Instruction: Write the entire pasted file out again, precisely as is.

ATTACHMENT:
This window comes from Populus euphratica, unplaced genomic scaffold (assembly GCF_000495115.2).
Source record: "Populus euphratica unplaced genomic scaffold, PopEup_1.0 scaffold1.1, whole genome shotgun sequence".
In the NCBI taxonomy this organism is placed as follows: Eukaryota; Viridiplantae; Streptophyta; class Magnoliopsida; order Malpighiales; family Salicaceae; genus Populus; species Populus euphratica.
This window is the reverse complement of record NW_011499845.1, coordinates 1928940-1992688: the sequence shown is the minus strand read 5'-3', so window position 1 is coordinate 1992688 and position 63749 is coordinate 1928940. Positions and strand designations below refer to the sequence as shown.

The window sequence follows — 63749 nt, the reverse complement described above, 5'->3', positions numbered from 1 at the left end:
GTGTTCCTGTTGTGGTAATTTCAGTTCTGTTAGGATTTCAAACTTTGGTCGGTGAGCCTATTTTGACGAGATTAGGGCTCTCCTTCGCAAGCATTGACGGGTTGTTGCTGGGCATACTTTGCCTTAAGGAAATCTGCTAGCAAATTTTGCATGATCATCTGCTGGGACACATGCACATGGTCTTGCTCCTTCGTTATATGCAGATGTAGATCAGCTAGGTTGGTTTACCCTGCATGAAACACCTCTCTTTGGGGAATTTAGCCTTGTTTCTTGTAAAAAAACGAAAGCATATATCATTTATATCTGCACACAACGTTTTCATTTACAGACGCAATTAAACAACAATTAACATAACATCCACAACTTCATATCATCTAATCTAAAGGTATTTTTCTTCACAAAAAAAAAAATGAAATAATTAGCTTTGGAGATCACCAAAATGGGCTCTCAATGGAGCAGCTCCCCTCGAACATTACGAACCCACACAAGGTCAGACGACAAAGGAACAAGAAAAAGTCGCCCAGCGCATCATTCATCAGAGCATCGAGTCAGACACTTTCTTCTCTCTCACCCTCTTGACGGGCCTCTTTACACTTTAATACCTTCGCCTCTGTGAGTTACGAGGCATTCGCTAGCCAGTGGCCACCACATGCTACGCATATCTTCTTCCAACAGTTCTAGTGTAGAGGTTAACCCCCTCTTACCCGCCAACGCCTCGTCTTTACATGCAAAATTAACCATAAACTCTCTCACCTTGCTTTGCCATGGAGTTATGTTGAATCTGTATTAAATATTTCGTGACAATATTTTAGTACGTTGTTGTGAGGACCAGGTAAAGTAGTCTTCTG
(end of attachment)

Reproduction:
This window comes from Populus euphratica, unplaced genomic scaffold (assembly GCF_000495115.2).
Source record: "Populus euphratica unplaced genomic scaffold, PopEup_1.0 scaffold1.1, whole genome shotgun sequence".
In the NCBI taxonomy this organism is placed as follows: Eukaryota; Viridiplantae; Streptophyta; class Magnoliopsida; order Malpighiales; family Salicaceae; genus Populus; species Populus euphratica.
This window is the reverse complement of record NW_011499845.1, coordinates 1928940-1992688: the sequence shown is the minus strand read 5'-3', so window position 1 is coordinate 1992688 and position 63749 is coordinate 1928940. Positions and strand designations below refer to the sequence as shown.

The window sequence follows — 63749 nt, the reverse complement described above, 5'->3', positions numbered from 1 at the left end:
GTGTTCCTGTTGTGGTAATTTCAGTTCTGTTAGGATTTCAAACTTTGGTCGGTGAGCCTATTTTGACGAGATTAGGGCTCTCCTTCGCAAGCATTGACGGGTTGTTGCTGGGCATACTTTGCCTTAAGGAAATCTGCTAGCAAATTTTGCATGATCATCTGCTGGGACACATGCACATGGTCTTGCTCCTTCGTTATATGCAGATGTAGATCAGCTAGGTTGGTTTACCCTGCATGAAACACCTCTCTTTGGGGAATTTAGCCTTGTTTCTTGTAAAAAAACGAAAGCATATATCATTTATATCTGCACACAACGTTTTCATTTACAGACGCAATTAAACAACAATTAACATAACATCCACAACTTCATATCATCTAATCTAAAGGTATTTTTCTTCACAAAAAAAAAAATGAAATAATTAGCTTTGGAGATCACCAAAATGGGCTCTCAATGGAGCAGCTCCCCTCGAACATTACGAACCCACACAAGGTCAGACGACAAAGGAACAAGAAAAAGTCGCCCAGCGCATCATTCATCAGAGCATCGAGTCAGACACTTTCTTCTCTCTCACCCTCTTGACGGGCCTCTTTACACTTTAATACCTTCGCCTCTGTGAGTTACGAGGCATTCGCTAGCCAGTGGCCACCACATGCTACGCATATCTTCTTCCAACAGTTCTAGTGTAGAGGTTAACCCCCTCTTACCCGCCAACGCCTCGTCTTTACATGCAAAATTAACCATAAACTCTCTCACCTTGCTTTGCCATGGAGTTATGTTGAATCTGTATTAAATATTTCGTGACAATATTTTAGTACGTTGTTGTGAGGACCAGGTAAAGTAGTCTTCTG